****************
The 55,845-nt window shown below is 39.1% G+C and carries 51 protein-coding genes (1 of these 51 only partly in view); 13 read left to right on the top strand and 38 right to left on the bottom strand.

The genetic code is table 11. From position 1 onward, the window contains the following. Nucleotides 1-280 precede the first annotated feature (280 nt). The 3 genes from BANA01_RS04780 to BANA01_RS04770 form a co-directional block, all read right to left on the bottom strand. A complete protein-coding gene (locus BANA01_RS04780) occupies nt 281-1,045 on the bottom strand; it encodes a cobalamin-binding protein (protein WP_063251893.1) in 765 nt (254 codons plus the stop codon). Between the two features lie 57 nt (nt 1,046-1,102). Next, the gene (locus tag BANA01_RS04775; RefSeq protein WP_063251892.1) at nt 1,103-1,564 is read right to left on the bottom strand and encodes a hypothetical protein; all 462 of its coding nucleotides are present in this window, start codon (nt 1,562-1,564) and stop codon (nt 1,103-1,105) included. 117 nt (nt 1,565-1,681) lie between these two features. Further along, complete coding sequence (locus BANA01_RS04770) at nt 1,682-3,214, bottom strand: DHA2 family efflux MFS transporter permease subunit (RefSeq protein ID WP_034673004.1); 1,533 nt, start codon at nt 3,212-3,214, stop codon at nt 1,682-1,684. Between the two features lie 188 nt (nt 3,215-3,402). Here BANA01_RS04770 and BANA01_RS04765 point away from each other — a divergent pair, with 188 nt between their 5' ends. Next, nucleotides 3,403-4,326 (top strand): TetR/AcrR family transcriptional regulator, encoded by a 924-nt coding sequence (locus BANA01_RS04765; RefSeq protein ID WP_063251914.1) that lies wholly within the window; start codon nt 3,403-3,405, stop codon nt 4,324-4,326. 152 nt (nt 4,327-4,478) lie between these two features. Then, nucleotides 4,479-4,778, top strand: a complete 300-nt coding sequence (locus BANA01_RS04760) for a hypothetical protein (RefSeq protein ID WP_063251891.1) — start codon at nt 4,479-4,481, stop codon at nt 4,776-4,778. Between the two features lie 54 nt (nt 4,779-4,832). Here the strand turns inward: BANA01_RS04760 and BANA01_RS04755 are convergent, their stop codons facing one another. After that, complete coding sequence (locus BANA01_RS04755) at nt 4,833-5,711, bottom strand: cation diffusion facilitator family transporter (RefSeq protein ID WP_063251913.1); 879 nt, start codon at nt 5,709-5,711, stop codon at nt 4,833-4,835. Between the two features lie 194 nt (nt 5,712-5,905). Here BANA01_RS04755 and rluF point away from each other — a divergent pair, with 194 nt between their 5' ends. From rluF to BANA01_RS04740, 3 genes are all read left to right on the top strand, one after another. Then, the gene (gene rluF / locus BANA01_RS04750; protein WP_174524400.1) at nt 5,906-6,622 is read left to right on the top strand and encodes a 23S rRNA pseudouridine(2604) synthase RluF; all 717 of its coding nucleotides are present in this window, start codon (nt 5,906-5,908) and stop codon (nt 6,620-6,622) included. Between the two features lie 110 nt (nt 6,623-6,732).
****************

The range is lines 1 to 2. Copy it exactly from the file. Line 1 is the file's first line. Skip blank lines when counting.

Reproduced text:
The 55,845-nt window shown below is 39.1% G+C and carries 51 protein-coding genes (1 of these 51 only partly in view); 13 read left to right on the top strand and 38 right to left on the bottom strand.

The genetic code is table 11. From position 1 onward, the window contains the following. Nucleotides 1-280 precede the first annotated feature (280 nt). The 3 genes from BANA01_RS04780 to BANA01_RS04770 form a co-directional block, all read right to left on the bottom strand. A complete protein-coding gene (locus BANA01_RS04780) occupies nt 281-1,045 on the bottom strand; it encodes a cobalamin-binding protein (protein WP_063251893.1) in 765 nt (254 codons plus the stop codon). Between the two features lie 57 nt (nt 1,046-1,102). Next, the gene (locus tag BANA01_RS04775; RefSeq protein WP_063251892.1) at nt 1,103-1,564 is read right to left on the bottom strand and encodes a hypothetical protein; all 462 of its coding nucleotides are present in this window, start codon (nt 1,562-1,564) and stop codon (nt 1,103-1,105) included. 117 nt (nt 1,565-1,681) lie between these two features. Further along, complete coding sequence (locus BANA01_RS04770) at nt 1,682-3,214, bottom strand: DHA2 family efflux MFS transporter permease subunit (RefSeq protein ID WP_034673004.1); 1,533 nt, start codon at nt 3,212-3,214, stop codon at nt 1,682-1,684. Between the two features lie 188 nt (nt 3,215-3,402). Here BANA01_RS04770 and BANA01_RS04765 point away from each other — a divergent pair, with 188 nt between their 5' ends. Next, nucleotides 3,403-4,326 (top strand): TetR/AcrR family transcriptional regulator, encoded by a 924-nt coding sequence (locus BANA01_RS04765; RefSeq protein ID WP_063251914.1) that lies wholly within the window; start codon nt 3,403-3,405, stop codon nt 4,324-4,326. 152 nt (nt 4,327-4,478) lie between these two features. Then, nucleotides 4,479-4,778, top strand: a complete 300-nt coding sequence (locus BANA01_RS04760) for a hypothetical protein (RefSeq protein ID WP_063251891.1) — start codon at nt 4,479-4,481, stop codon at nt 4,776-4,778. Between the two features lie 54 nt (nt 4,779-4,832). Here the strand turns inward: BANA01_RS04760 and BANA01_RS04755 are convergent, their stop codons facing one another. After that, complete coding sequence (locus BANA01_RS04755) at nt 4,833-5,711, bottom strand: cation diffusion facilitator family transporter (RefSeq protein ID WP_063251913.1); 879 nt, start codon at nt 5,709-5,711, stop codon at nt 4,833-4,835. Between the two features lie 194 nt (nt 5,712-5,905). Here BANA01_RS04755 and rluF point away from each other — a divergent pair, with 194 nt between their 5' ends. From rluF to BANA01_RS04740, 3 genes are all read left to right on the top strand, one after another. Then, the gene (gene rluF / locus BANA01_RS04750; protein WP_174524400.1) at nt 5,906-6,622 is read left to right on the top strand and encodes a 23S rRNA pseudouridine(2604) synthase RluF; all 717 of its coding nucleotides are present in this window, start codon (nt 5,906-5,908) and stop codon (nt 6,620-6,622) included. Between the two features lie 110 nt (nt 6,623-6,732).